want to have room to grow and morph and learn as Iím figuring it all
KW: Have you thought about a
question no one ever asks you, that you wish someone would?
NB: Yes, Itís sort of abstract, but I would like to get creative
www.MySpace.com/NicoleBeharie about the film in the form of words,
music or any other artistic expression from people who have seen it.
Well, Nicole, thanks again and best of luck in the future.
To see a trailer for
American Violet, visit:
* * *
* * * * *
Super Rich: A Guide to Having it All
By Russell Simmons
Russell Simmons knows firsthand that
wealth is rooted in much more than the
market. True wealth has more to do with
what's in your heart than what's in your
wallet. Using this knowledge, Simmons
became one of America's shrewdest
entrepreneurs, achieving a level of
success that most investors only dream
about. No matter how much material gain
he accumulated, he never stopped lending
a hand to those less fortunate. In
Super Rich, Simmons uses his rare
blend of spiritual savvy and
street-smart wisdom to offer a new
definition of wealth-and share timeless
principles for developing an unshakable
sense of self that can weather any
financial storm. As Simmons says, "Happy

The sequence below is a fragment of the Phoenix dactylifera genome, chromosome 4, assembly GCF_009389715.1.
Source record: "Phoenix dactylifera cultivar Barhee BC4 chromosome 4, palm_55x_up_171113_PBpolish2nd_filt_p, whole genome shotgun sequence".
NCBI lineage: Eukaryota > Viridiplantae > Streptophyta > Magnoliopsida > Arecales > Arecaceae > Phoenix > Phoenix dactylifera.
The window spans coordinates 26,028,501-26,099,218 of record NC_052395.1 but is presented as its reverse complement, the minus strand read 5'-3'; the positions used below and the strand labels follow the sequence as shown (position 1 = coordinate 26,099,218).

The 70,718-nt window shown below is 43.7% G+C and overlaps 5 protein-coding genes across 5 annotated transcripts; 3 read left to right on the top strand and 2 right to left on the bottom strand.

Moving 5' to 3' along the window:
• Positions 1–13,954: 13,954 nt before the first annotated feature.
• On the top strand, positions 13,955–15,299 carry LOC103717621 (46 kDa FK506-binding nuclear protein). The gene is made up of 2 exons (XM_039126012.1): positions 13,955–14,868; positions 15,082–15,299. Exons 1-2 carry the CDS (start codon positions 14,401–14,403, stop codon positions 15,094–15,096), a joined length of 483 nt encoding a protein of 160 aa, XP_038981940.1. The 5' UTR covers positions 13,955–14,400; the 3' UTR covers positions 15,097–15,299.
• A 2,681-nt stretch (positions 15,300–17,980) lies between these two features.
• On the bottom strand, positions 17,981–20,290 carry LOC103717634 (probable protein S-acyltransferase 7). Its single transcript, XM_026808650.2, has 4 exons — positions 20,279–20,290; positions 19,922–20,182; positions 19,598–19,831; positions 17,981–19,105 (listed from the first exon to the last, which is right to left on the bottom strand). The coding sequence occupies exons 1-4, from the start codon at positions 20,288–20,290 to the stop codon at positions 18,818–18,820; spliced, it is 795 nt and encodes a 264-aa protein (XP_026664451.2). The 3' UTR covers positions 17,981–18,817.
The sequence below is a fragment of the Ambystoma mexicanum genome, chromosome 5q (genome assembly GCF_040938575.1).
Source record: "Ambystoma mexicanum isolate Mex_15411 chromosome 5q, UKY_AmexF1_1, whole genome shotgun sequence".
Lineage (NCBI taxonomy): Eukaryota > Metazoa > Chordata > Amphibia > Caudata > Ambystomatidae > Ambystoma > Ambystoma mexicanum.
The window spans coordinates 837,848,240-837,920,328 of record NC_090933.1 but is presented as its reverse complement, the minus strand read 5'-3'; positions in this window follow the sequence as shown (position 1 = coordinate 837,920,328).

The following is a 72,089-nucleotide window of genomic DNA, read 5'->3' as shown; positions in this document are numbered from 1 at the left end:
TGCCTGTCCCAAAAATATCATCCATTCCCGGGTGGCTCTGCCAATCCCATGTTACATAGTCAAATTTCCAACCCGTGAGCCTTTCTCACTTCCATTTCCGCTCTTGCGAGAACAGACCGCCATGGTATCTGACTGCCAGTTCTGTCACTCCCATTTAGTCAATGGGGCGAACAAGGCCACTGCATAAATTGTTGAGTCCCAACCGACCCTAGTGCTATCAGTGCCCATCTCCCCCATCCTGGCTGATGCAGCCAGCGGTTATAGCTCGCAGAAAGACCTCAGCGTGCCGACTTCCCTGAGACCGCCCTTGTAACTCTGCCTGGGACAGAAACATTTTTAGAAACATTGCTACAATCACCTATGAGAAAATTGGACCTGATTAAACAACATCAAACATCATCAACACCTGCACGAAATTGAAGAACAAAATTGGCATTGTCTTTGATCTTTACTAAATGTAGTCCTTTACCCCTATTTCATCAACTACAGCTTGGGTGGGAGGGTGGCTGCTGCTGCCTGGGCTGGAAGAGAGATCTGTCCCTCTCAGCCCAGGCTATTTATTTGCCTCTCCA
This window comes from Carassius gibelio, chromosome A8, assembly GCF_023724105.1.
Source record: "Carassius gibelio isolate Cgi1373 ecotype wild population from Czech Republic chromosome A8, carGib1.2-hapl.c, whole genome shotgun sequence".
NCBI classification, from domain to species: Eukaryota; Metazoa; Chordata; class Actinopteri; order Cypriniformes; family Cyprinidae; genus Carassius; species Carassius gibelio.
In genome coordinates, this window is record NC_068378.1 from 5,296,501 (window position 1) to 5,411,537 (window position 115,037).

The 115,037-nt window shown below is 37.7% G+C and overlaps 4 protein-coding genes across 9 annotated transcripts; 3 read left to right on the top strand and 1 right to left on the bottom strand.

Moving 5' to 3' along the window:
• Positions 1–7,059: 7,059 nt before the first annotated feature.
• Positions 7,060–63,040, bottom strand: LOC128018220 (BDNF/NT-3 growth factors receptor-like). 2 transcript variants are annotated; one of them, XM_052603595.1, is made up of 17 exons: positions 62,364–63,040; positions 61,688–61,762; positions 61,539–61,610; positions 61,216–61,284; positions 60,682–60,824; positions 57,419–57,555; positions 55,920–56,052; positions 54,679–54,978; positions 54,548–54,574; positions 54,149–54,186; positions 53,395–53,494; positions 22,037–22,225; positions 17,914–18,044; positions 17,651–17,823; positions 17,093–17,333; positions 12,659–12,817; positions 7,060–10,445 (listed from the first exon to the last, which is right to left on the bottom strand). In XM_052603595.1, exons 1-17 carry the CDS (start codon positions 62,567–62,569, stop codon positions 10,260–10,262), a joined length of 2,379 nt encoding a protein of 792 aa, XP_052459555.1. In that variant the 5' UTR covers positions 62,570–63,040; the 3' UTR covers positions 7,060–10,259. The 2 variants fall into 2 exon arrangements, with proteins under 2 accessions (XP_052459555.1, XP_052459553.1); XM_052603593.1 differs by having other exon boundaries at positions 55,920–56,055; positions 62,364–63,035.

can make you money, but money can't make
* * * * *
The New Jim Crow
Mass Incarceration in the Age of
By Michele Alexander
Contrary to the
rosy picture of race embodied in Barack
Obama's political success and Oprah
Winfrey's financial success, legal
scholar Alexander argues vigorously and
persuasively that [w]e have not ended
racial caste in America; we have merely
redesigned it. Jim Crow and legal racial
segregation has been replaced by mass
incarceration as a system of social
control (More African Americans are
under correctional control today... than
were enslaved in 1850). Alexander
reviews American racial history from the
colonies to the Clinton administration,
delineating its transformation into the
war on drugs. She offers an acute
analysis of the effect of this mass
incarceration upon former inmates who
will be discriminated against, legally,
for the rest of their lives, denied
employment, housing, education, and
public benefits. Most provocatively, she
reveals how both the move toward
colorblindness and affirmative action
may blur our vision of injustice: most
Americans know and don't know the truth
about mass incarcerationóbut her
carefully researched, deeply engaging,
and thoroughly readable book should
* * * * *
The White Masters of the
The World and Africa, 1965
By W. E. B. Du Bois
W. E. B. Du Boisí
Arraignment and Indictment of White Civilization
* * *
Ancient African Nations
* * * * *
If you like this page consider making a donation
* * * * *
Negro Digest /
Browse all issues
* * * * *
The Death of Emmett Till by Bob Dylan
The Lonesome Death of Hattie Carroll
Only a Pawn in Their Game
Rev. Jesse Lee Peterson Thanks America for
George Jackson /
* * *
The Journal of Negro History issues at Project Gutenberg
Haitian Declaration of Independence 1804
January 1, 1804 -- The Founding of
* * * * *
* * *
posted 12 April